A statement Beni Linder can attest to. Swiss Tennis’ head fitness coach has worked with the sensitive Romande [someone from the French-speaking parts of Switzerland]. “The Timea of today can’t be compared with the old Timea. Now she’s completely professional about her job, whereas before she struggled with others but especially with herself.” Driven by her ambitious father, she often lacked the joy of sport. This can now be just a catalyst: “There is so much joy in Timea. That’s what gives her so much energy.” said Linder.

In the last 12 days Bacsinszky has played 10 matches and spent almost 22 hours on the court – some of them well into the night. But there were no signs of fatigue or physical exhaustion. “The physical effort it has taken to get to this level shouldn’t be underrated,” said Günthardt. “Timea has run a lot of metres and spent a lot of time in the weight room. That can’t be stressed enough.”

Linder added: “Her performance is a product of continuous daily work. Timea winning a tournament didn’t come as a surprise for us. But we didn’t expect it to lead to such a continuously high level.” This from the fitness coach who is in regular contact with Bacsinszky’s coach Dimitri Zavialoff.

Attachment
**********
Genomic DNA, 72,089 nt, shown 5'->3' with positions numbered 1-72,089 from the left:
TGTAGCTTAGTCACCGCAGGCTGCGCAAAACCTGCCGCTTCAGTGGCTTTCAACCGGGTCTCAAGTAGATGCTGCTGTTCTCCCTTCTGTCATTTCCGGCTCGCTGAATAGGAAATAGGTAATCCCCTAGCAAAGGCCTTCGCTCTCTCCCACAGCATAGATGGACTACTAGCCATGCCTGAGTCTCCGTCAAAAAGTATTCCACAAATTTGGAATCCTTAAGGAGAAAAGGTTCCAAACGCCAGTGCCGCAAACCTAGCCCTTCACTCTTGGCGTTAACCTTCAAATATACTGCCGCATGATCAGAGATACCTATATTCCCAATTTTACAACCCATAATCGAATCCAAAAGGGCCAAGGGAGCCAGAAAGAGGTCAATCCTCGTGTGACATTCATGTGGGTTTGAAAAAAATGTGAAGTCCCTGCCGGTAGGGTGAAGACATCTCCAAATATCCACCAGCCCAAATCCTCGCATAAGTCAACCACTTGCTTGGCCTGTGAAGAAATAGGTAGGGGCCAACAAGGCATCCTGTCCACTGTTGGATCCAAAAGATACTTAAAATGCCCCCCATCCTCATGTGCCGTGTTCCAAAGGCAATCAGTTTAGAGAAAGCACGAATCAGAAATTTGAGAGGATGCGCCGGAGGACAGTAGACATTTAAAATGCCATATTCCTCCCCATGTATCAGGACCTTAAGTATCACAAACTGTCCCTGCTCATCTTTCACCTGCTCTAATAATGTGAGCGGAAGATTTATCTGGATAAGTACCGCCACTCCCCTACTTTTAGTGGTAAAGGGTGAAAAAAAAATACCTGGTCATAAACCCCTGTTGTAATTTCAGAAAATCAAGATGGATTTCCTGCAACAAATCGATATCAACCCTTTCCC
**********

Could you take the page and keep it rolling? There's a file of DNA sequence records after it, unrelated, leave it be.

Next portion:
Next exploit at a Grand Slam?

She wanted to see what her limits were, Bacsinszky has said repeatedly after being “near quitting”. Where does Günthardt think they lie? “If she keeps this up, she can get into the top 10. To do this, she needs to play where the points are — at the Grand Slams. She has the level in any case.” The next chapter in this story is waiting to be written.

Translated by Mark Nixon with corrections by Svenja Mastroberardino